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Robert Roaldi

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Re: Skepticism about Climate Change
« Reply #1026 on: September 13, 2017, 10:26:24 AM »

The fact that global cooling was debunked just makes my case.  Who cares if it was 60 years ago? Same with the population explosion.  Maybe you're too young to remember, but these were very big political discussions at the time.  Sure, now it's part of past history.   But it was big back then just like global warming is now.  An they were de-bunked.  The science changed.  One needs hubris to realize that global warming theories could not change as well.

You missed my point. I was suggesting that your focus on some past cooling idea is of no relevance. It made the news for a while and you (and I) remember it, but that does mean that it was important or that many people took it seriously. You are attaching importance to something that may not have any.
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BartvanderWolf

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Re: Skepticism about Climate Change
« Reply #1027 on: September 13, 2017, 10:38:21 AM »

No, they were cherry-picked for sensational content, misreported for effect, and not presented in the larger context of that field.

All I am saying is that if you want to understand complex subject matter, the headline and first paragraphs of newspapers/popular web sites is not the place to look.

So if you read a headline tomorrow morning that coffee is bad for you, and then another next week that it's good for you, and your conclusion is that science is untrustworthy, you have deluded yourself several ways, the most egregious of which is that you think you have been exposed to science when you haven't.

+1

Cheers,
Bart
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Peter McLennan

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Re: Skepticism about Climate Change
« Reply #1028 on: September 13, 2017, 11:27:28 AM »

Ray, you might want to read this article.  It turns out that CO2 may not be all that good for plants after all.  Because, like, science.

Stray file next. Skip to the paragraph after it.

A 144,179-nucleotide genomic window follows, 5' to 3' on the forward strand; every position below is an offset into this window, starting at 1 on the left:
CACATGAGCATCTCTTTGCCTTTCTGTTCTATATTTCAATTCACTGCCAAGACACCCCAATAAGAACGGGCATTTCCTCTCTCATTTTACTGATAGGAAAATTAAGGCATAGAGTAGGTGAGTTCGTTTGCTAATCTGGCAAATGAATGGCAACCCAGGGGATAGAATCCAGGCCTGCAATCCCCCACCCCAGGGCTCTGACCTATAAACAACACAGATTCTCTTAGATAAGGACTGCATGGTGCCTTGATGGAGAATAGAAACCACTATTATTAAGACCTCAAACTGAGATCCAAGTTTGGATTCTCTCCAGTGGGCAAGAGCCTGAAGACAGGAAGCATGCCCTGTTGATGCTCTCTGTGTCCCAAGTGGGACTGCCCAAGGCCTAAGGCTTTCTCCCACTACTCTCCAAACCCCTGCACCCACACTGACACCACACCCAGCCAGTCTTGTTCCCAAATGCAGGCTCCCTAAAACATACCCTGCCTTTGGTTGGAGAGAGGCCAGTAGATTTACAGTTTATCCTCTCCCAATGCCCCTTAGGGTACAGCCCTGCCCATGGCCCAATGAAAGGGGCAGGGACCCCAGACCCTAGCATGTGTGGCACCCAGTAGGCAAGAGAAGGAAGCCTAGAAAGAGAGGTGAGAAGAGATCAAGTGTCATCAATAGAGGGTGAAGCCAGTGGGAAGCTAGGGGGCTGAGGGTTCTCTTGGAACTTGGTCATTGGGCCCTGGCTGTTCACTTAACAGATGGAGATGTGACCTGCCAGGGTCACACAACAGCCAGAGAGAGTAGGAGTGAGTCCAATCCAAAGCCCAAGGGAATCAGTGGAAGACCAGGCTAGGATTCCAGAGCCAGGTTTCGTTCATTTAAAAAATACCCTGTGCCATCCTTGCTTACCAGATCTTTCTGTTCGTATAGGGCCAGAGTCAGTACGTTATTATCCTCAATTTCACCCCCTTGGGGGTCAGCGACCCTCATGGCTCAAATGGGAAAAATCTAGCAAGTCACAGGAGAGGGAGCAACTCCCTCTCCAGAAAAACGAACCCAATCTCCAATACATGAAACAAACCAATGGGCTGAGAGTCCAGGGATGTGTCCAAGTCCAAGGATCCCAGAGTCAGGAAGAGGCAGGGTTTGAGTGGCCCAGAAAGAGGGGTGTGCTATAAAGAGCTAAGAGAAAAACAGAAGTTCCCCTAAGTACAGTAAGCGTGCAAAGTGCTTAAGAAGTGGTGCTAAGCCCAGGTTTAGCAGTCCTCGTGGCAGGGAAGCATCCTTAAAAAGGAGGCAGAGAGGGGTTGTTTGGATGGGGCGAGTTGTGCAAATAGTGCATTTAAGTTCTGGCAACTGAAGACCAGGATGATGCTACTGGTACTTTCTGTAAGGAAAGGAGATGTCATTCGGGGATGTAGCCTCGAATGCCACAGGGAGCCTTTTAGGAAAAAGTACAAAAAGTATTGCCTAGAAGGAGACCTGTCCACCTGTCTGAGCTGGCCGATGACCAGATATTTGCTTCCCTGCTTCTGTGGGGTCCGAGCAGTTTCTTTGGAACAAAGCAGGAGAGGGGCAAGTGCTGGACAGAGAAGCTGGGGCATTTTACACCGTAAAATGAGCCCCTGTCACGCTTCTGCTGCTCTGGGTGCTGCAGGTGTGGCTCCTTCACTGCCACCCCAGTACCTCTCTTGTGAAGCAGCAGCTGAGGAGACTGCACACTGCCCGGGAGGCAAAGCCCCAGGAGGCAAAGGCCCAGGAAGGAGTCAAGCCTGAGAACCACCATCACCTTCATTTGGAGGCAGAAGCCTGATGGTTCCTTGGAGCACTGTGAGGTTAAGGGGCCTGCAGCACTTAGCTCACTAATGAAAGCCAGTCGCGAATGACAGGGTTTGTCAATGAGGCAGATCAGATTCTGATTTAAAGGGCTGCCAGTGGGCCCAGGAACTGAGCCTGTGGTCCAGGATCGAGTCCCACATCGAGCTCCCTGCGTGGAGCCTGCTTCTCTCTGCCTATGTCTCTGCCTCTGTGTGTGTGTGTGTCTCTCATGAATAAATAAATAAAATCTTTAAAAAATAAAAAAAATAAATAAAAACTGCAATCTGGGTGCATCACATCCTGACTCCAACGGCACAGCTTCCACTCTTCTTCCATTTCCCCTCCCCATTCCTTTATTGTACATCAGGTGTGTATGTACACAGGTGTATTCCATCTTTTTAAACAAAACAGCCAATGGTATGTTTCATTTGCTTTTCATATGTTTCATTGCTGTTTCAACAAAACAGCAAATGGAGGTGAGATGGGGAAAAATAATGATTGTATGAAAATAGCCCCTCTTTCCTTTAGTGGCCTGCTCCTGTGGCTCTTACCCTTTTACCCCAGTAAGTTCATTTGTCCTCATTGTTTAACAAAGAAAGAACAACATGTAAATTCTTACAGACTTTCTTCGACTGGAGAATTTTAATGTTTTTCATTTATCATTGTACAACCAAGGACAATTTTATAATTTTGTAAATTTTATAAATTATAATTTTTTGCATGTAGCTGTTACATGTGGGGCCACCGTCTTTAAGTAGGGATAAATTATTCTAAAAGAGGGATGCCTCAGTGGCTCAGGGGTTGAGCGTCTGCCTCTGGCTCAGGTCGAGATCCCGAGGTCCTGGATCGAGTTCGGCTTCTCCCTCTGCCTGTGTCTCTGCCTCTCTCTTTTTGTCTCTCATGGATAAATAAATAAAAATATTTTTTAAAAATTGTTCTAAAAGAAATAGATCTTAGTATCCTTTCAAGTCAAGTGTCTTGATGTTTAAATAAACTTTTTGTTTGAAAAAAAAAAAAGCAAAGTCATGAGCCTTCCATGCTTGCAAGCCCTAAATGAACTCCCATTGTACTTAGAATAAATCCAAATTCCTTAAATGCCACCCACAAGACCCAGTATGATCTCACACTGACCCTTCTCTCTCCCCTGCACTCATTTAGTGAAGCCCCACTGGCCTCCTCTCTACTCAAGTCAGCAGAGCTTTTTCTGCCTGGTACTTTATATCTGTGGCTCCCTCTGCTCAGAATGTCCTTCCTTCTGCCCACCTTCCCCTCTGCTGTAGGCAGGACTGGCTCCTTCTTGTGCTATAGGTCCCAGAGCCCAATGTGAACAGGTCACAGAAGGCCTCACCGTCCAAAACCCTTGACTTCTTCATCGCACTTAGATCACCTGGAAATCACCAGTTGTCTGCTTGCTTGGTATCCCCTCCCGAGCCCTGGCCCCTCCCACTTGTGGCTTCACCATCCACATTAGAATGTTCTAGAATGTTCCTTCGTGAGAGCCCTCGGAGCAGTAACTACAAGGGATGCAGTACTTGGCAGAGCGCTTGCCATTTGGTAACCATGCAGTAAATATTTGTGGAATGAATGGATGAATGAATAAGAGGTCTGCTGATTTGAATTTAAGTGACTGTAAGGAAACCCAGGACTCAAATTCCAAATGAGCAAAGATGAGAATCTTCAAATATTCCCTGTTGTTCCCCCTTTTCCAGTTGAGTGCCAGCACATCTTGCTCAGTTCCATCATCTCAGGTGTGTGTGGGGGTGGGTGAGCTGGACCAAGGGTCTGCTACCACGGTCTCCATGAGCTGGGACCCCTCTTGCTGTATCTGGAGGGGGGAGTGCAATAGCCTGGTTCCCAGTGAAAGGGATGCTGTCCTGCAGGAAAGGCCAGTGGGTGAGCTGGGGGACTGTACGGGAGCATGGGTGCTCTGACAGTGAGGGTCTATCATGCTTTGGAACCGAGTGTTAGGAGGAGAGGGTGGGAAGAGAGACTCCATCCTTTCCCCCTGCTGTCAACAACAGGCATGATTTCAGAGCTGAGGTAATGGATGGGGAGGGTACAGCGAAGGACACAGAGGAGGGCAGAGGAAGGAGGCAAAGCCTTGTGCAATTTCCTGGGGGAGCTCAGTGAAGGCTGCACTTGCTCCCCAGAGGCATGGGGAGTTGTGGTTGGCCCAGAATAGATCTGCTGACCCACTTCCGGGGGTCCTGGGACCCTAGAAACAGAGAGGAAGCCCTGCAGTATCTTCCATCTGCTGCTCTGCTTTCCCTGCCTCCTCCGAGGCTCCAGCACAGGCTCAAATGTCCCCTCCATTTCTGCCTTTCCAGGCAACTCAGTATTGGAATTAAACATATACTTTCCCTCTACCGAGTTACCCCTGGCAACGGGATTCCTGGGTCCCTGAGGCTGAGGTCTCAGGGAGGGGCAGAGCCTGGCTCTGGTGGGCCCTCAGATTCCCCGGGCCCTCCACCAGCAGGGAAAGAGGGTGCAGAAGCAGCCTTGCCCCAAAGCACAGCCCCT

http://www.politico.com/agenda/story/2017/09/13/food-nutrients-carbon-dioxide-000511?lo=ap_a1

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Alan Klein

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Re: Skepticism about Climate Change
« Reply #1029 on: September 13, 2017, 11:34:35 AM »

I'm sorry, you've lost me. What one-sided bias? Do mean the Corporate lobby that is succeeding in rolling back even health and safety regulations? Is that what you mean? Or do you mean the rollbacks in wider consumer protection in the financial domain? I know, those lefties have really crippled Wall Street, it's a tragedy to watch.
Robert:  I see you live in Ontario, Canada. I don't think Ontarians pay US income taxes or vote here.  All these things cost Americans their hard earned money.  It's  a little impolite to tell others how they should spend their own money. I don't tell Canadians how they should spend their tax money.  By the way, just how much are you spending on your kid's clothes and education?  Do you take them to regular medical checkups?   
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pegelli

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Re: Skepticism about Climate Change
« Reply #1030 on: September 13, 2017, 11:58:29 AM »

Robert:  I see you live in Ontario, Canada. I don't think Ontarians pay US income taxes or vote here.  All these things cost Americans their hard earned money.  It's  a little impolite to tell others how they should spend their own money. I don't tell Canadians how they should spend their tax money.  By the way, just how much are you spending on your kid's clothes and education?  Do you take them to regular medical checkups?   
He's not telling you how to spend tax money and just exercising his right to free speech. Don't tell him it's none of his business because you've run out of logical arguments to have a normal discussion. You've tried that before with little success, I wish you would have learned from that.
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pieter, aka pegelli

Peter McLennan

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Re: Skepticism about Climate Change
« Reply #1031 on: September 13, 2017, 12:00:24 PM »

Quote
Slobodan: created an atmosphere in which the science cannot be questioned. They have elevated it to the status of religion or cult. It is to be taken, with all the ideological and non-scientific baggage, as gospel and without question. 

Calling science a religion simply demonstrates a lack of understanding of what science is.

Science defines its very existence by questioning; repeated questioning, testing and either proving or disproving. That's why it's called "The Scientific Method".



Religion lives on faith. Infallible, unquestioning belief.
Science lives on fact.  Testable, provable, repeatedly demonstrable fact.

YES (before you get started) science has been wrong.  But on discovering this, science admitted its error, proved that it was wrong and moved on.